Puebla, July 7, 2017 – A ceremony today commemorated the international accreditation of the forensic laboratories of the Puebla Attorney General’s office, granted by the ANSI-ASQ National Accreditation Board (ANAB). The laboratories accredited were: Genetics, Ballistics, Chemistry, Questioned Documents and CSI.
Puebla is the first state in Mexico to achieve ANAB accreditation of its forensic labs in five disciplines. The accreditation was achieved through bilateral collaboration with the United States Embassy under the Merida Initiative. This support includes technical assistance to forensics laboratories to enhance their capabilities, provision of specialized equipment to enable laboratories to be able to process and analyze evidence in support of criminal investigations, and certification of forensic scientists to international standards in seven core forensic disciplines (Genetics, Ballistics, Chemistry, Questioned Documents, CSI, Fingerprints, and Forensic Medicine). In 2017 alone, 21 forensic laboratories in four Mexican states achieved international accreditation to ISO 17025 and ISO 17020, for a total of 27 accredited labs since assistance under the Mérida Initiative began.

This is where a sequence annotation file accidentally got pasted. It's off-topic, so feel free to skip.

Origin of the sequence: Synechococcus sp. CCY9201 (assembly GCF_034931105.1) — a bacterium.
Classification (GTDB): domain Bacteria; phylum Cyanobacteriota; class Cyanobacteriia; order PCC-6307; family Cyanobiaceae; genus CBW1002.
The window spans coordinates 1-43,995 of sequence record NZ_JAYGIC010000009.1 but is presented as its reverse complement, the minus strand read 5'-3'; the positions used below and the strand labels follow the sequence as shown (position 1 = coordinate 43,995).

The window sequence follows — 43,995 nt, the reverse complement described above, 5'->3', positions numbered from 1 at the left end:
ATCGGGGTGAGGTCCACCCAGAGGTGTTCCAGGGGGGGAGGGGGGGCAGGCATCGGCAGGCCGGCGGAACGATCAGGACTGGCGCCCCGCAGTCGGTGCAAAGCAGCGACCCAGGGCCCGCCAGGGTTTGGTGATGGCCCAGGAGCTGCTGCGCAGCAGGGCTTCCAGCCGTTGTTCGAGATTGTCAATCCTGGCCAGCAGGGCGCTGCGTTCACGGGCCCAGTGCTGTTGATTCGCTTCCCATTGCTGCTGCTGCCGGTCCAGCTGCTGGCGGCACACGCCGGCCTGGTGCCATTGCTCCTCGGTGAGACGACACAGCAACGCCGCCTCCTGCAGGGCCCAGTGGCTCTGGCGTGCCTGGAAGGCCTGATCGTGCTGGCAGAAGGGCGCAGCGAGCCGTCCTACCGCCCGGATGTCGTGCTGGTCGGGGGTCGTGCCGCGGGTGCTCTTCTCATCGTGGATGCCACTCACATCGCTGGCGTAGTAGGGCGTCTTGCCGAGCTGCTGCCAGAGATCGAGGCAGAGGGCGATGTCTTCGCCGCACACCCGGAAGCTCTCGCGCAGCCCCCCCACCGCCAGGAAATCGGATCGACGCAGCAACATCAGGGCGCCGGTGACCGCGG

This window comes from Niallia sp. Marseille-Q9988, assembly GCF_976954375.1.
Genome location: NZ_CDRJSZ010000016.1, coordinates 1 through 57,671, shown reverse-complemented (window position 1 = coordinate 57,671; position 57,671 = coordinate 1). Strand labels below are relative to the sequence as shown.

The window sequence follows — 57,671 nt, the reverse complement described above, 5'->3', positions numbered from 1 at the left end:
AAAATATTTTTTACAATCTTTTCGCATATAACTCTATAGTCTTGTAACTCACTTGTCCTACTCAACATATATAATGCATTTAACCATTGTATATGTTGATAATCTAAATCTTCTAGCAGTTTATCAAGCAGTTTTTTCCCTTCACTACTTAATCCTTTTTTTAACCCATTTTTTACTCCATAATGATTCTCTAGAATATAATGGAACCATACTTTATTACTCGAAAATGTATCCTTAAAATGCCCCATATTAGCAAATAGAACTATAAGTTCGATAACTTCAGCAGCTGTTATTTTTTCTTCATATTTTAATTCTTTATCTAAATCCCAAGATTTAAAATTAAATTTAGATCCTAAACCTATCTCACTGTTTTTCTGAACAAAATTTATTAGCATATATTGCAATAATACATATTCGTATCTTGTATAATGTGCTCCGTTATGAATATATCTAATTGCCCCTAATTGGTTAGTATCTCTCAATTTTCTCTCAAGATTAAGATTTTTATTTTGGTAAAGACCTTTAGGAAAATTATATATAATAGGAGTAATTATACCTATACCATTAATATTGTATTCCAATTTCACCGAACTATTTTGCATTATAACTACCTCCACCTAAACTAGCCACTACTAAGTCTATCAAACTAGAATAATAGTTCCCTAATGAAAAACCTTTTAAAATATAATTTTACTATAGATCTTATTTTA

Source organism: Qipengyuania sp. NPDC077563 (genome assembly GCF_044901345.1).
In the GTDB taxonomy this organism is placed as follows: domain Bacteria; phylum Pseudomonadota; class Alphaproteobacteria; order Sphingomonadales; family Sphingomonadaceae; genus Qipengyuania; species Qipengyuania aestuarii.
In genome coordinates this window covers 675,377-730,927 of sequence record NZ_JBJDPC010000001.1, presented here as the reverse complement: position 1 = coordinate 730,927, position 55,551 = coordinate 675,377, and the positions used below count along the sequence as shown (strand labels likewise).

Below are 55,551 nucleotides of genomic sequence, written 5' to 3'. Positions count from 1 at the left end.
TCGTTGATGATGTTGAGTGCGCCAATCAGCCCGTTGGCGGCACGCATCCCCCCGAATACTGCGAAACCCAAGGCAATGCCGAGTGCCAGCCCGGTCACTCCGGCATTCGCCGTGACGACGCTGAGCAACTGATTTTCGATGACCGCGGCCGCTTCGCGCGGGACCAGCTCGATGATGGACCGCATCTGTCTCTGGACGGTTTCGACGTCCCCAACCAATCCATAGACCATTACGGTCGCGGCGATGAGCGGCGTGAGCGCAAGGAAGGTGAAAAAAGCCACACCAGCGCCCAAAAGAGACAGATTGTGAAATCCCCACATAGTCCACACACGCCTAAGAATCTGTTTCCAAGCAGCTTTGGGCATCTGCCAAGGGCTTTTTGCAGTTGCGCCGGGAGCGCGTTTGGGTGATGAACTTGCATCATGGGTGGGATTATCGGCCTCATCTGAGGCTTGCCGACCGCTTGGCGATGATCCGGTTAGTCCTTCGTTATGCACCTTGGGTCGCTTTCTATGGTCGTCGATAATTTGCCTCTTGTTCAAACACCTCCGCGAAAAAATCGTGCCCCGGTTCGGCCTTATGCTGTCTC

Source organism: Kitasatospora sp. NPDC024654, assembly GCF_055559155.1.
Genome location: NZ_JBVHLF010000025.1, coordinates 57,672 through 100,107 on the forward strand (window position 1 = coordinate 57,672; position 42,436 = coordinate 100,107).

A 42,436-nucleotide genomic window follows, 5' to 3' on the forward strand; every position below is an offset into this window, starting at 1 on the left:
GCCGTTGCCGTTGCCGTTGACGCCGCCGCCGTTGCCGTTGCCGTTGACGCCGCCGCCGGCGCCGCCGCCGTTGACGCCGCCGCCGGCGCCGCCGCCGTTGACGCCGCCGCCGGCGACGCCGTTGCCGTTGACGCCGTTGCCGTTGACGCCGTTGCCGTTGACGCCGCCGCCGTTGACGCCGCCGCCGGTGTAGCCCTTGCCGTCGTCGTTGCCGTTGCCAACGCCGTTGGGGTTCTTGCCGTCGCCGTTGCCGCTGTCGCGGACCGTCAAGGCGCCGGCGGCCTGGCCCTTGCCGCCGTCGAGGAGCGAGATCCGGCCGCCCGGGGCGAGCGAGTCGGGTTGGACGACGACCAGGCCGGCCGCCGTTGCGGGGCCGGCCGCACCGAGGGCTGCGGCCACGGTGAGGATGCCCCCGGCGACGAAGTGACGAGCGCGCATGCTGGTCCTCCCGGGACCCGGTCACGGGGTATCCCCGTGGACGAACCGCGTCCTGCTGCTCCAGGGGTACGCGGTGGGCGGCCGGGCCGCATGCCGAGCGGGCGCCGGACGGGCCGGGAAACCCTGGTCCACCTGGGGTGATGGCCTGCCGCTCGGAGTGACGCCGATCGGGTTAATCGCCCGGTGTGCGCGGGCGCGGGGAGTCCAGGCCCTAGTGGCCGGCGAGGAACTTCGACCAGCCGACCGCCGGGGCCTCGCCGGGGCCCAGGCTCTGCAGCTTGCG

Under Mexico’s new accusatory criminal justice system, professional and effective criminal investigations are critical to the success of law enforcement efforts and criminal prosecutions. Forensic sciences are a fundamental part of any criminal investigation, encompassing the collection, preservation and analysis of evidence. Furthermore, forensic scientists may be called upon to testify as expert witnesses during a criminal trial. To ensure that evidence presented during a criminal investigation or prosecution is sufficiently robust to withstand cross examination, it’s vital that forensics services adhere to internationally-recognized standards and protocols. Forensic scientists also play a critical role in the identification of illicit chemical substances and bringing drug traffickers to justice.
In the ceremony presided by Governor Jose Antonio Gali Fayad, Tobin Bradley, the Director of the Merida Initiative office at the U.S. Embassy in Mexico, emphasized that “the greatest impact of these accreditations is fairer, more transparent execution of justice.”
The Merida Initiative is a bilateral security cooperation agreement between Mexico and the United States. Through nine years of implementation, the Merida Initiative has led to greater cooperation between the United States and Mexico. It has provided tangible support to Mexico’s law enforcement and judicial institutions, helped to counteract the illegal trade in narcotics, and strengthened border security. To date, the Merida Initiative has delivered USD $1.6 billion in equipment, training, and capacity building assistance to the government of Mexico.